Labatt shutters CBD beverage unit in Canada in latest blow to category

Image of a marijuana leaf atop beverage cans

Labatt Breweries of Canada, one of the country’s top beer makers, pulled the plug on its nonalcoholic CBD beverage unit in Canada, Fluent Beverages, signaling continued pressure on the nation’s fledgling infused-drinks category.

Fluent had been born from a partnership between Budweiser maker AB InBev, the world’s largest brewer, and cannabis producer Tilray.

But that relationship ended three months ago, leaving the cannabis beverage maker solely in the hands of Labatt. Labatt is a subsidiary of AB InBev.

At the time, Labatt said it intended to operate the unit as a wholly owned subsidiary and its day-to-day operations were focused on commercializing CBD-infused beverages.

Reached for comment by MJBizDaily, Labatt would not specify why it was closing Fluent at this time or disclose the number of affected employees.

“Fluent has decided to stop operations in Canada,” Jorn Socquet, CEO of Fluent Beverages, said in a statement provided by Labatt.

“We want to thank our employees, partners, and customers for their support over the past three years in helping us build one of the top CBD beverage portfolios in Canada.”

Labatt will continue to keep an eye on the cannabis sector, a spokesperson said.

“The learnings from Fluent will be used to evaluate future opportunities within the category, and we will continue to monitor the cannabis sector closely,” said Tamar Nersesian, Labatt’s communications director.

“When Labatt announced the creation of Fluent in 2018, Fluent set out to research nonalcohol cannabis beverages in Canada.

“Over the past three years through Fluent, we have gained deep category insights into the cannabis sector and consumer preferences, expanded our research and development capabilities and worked with some exceptional talent.”

Possible changes 

In Canada, recreational beverages containing cannabinoids, even if it’s just CBD, can be sold only via licensed establishments. That means retailers such as Walmart are prohibited from selling CBD drinks in their stores.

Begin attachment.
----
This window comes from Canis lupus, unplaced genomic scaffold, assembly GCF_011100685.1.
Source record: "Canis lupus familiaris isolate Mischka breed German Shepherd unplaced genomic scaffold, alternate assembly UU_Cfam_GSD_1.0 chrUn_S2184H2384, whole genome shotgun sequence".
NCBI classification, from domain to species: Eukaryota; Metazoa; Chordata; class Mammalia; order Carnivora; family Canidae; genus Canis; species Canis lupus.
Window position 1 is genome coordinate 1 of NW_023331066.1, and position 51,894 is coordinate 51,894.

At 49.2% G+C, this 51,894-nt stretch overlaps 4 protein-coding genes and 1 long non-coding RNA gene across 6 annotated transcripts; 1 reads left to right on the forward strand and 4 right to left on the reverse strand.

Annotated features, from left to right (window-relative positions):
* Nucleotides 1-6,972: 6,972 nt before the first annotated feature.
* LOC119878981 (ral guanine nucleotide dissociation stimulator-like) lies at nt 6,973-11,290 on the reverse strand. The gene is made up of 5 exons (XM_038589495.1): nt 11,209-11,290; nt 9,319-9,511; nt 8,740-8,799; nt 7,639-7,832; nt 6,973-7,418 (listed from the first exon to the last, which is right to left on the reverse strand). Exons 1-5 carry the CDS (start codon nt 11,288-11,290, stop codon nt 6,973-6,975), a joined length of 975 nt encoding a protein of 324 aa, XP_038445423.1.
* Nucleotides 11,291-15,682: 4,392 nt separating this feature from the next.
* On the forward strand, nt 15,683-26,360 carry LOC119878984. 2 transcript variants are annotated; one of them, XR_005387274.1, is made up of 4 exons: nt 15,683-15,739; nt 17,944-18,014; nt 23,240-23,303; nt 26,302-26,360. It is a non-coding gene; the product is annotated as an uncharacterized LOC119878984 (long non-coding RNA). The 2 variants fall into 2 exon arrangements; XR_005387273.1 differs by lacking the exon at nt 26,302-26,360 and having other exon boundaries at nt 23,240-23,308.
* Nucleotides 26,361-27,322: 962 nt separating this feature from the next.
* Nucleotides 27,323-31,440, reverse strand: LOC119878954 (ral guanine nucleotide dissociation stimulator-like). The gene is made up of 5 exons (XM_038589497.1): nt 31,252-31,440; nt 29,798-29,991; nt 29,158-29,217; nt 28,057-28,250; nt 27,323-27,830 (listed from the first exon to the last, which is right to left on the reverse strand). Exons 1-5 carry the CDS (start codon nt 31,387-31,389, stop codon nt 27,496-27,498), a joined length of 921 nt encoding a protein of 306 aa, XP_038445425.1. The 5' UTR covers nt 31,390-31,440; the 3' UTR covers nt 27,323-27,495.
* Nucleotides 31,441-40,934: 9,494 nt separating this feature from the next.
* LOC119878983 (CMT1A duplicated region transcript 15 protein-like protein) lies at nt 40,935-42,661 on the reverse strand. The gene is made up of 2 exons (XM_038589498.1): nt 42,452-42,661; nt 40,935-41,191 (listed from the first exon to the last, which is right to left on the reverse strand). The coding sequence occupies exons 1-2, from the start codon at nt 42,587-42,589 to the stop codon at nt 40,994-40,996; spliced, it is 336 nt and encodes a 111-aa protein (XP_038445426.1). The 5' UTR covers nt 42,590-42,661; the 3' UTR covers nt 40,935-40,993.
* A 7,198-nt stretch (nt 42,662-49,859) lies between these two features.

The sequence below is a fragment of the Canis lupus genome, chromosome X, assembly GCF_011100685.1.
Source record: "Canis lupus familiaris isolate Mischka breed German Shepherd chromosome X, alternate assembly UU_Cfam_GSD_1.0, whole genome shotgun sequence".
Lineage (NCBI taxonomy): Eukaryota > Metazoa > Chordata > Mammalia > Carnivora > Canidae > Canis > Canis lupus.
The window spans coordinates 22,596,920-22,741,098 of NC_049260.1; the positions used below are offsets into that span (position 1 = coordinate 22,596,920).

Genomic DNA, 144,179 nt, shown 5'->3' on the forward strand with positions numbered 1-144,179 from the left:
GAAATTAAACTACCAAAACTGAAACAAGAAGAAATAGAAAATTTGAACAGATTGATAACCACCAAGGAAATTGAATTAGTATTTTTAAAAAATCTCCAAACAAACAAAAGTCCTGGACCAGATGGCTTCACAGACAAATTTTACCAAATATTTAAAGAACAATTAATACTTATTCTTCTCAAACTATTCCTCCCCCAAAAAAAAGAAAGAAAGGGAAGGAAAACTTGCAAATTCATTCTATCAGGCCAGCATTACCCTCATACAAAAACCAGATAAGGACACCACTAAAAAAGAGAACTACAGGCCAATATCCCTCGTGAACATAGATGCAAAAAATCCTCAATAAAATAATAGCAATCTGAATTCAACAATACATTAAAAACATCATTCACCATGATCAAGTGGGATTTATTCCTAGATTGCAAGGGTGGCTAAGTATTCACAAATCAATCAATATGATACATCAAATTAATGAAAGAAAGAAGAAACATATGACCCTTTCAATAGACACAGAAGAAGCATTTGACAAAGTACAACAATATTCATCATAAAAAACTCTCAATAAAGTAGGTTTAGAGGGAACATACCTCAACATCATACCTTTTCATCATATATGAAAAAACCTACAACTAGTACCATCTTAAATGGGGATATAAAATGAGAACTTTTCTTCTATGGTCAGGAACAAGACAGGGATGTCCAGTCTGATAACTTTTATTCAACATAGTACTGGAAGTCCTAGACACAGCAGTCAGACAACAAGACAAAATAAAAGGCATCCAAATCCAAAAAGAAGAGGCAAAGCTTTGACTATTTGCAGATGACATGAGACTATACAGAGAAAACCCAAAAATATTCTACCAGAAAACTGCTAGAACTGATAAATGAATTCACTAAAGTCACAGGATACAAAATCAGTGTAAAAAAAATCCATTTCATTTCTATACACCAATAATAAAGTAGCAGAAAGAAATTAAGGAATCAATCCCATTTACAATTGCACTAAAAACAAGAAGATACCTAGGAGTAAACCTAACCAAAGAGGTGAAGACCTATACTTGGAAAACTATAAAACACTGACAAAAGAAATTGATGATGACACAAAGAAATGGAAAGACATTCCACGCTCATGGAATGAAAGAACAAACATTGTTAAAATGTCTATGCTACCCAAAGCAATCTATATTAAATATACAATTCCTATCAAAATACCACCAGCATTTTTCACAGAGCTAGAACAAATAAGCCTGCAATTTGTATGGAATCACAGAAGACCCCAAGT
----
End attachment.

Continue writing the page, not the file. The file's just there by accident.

Another limiting factor is the country’s current federal regulations effectively limiting public possession and, therefore, single purchases, to 2.1 liters (71 ounces) of cannabis-infused beverages – which is about five standard-sized cans.

But the government has proposed changing the rules informing that limit.

If adopted as proposed, the public possession limit for beverages would effectively increase to 17.1 liters – or 48 standard-sized beverage cans.

Still, it’s unclear if that would be enough to spur demand for the niche products.

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Health Canada said there’s no evidence the planned changes would lead to beverages becoming more popular among consumers, but the health department didn’t rule it out.

“This change may result in changes in consumer preferences, leading to cannabis beverages becoming a more popular cannabis product; however, there is no evidence to support that this change to equivalency and the corresponding impact on consumer preferences would occur,” the agency noted.

Underwhelming sales

Infused-beverage sales – including both THC and CBD – amounted to slightly less than 40 million Canadian dollars ($31 million) through the first three quarters of 2021, according to the latest figures from Statistics Canada.

That’s significantly short of the half-a-billion-dollar annual market predicted by accounting firm Deloitte.

Some of the biggest cannabis beverage makers in Canada have reported underwhelming sales.

Truss Beverage Co., a business venture between Molson Coors Canada and Hexo Corp., saw net beverage sales increase only 6% in the second quarter of fiscal 2022 over the same period in the previous year.

Canopy Growth Corp. hasn’t fared much better.

For the three months ended Dec. 31, 2021, the Smiths Falls-based company’s sales of beverages, edibles, topicals and vapes was CA$5.8 million.

That represents a 40% drop from the same period one year earlier.

Some successful craft brewers steered clear of cannabis beverages, citing poor economics.

“When we got to the spot where we said, ‘Let’s make sure the business case works over an extended period of time,’ it actually didn’t. The money wasn’t there,” Waterloo Brewing CEO George Croft told MJBizDaily in a 2020 interview.

Matt Lamers can be reached at matt.lamers@mjbizdaily.com.